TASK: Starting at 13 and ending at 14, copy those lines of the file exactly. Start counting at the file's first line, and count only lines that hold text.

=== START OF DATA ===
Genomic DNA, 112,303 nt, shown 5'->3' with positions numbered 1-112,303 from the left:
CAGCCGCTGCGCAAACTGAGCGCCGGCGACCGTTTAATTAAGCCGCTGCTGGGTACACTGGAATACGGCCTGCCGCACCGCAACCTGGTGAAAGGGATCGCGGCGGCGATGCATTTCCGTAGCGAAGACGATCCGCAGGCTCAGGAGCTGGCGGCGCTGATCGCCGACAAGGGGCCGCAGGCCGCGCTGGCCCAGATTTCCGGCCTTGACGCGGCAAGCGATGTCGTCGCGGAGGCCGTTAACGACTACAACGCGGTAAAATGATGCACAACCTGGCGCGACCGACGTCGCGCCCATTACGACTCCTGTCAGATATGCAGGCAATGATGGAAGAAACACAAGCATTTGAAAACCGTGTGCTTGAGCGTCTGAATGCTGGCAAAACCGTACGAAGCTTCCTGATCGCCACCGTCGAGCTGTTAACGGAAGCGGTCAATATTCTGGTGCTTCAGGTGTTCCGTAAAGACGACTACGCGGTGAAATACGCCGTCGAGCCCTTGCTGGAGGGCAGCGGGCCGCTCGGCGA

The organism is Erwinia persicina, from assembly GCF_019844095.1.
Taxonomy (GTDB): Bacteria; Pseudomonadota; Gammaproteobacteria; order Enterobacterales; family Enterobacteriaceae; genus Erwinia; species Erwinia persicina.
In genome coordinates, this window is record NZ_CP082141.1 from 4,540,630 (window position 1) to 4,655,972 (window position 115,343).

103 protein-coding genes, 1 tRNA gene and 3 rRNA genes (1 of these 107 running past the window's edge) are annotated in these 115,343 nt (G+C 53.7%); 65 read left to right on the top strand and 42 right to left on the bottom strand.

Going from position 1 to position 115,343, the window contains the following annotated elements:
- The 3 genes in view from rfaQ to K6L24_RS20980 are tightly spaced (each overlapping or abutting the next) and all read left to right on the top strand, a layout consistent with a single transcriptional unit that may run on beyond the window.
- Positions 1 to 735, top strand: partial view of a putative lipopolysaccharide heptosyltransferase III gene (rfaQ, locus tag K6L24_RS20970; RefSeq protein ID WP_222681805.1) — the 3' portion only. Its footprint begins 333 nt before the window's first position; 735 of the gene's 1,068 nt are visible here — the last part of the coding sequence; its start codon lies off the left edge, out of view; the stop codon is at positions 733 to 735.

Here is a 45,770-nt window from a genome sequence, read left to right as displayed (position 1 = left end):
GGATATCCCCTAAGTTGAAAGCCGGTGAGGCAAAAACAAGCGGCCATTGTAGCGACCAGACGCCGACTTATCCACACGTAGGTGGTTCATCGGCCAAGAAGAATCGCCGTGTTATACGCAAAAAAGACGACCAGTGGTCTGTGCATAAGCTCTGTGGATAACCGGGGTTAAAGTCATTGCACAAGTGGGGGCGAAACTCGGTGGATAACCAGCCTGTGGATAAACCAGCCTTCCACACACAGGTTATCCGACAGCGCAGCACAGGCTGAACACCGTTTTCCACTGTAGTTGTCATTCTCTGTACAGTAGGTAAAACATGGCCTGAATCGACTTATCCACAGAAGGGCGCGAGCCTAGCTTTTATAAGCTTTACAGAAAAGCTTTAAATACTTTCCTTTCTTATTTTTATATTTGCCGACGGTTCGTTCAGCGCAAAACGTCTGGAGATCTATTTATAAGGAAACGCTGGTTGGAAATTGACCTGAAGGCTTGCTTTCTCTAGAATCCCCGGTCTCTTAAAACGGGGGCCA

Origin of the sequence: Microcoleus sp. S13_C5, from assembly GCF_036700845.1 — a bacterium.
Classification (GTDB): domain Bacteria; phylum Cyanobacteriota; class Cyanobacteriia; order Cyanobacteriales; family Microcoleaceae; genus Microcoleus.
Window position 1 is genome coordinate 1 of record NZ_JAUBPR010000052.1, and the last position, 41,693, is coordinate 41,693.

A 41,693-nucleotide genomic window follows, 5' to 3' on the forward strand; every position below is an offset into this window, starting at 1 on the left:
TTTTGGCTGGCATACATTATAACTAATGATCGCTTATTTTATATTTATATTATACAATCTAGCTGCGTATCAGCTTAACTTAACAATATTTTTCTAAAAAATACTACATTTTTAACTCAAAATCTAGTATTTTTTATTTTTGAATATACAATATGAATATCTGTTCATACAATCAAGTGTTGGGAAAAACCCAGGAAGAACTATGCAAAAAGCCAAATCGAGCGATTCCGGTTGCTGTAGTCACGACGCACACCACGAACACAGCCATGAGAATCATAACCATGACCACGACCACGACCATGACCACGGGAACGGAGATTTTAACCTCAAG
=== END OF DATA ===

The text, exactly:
Classification (GTDB): domain Bacteria; phylum Cyanobacteriota; class Cyanobacteriia; order Cyanobacteriales; family Microcoleaceae; genus Microcoleus.
Window position 1 is genome coordinate 1 of record NZ_JAUBPR010000052.1, and the last position, 41,693, is coordinate 41,693.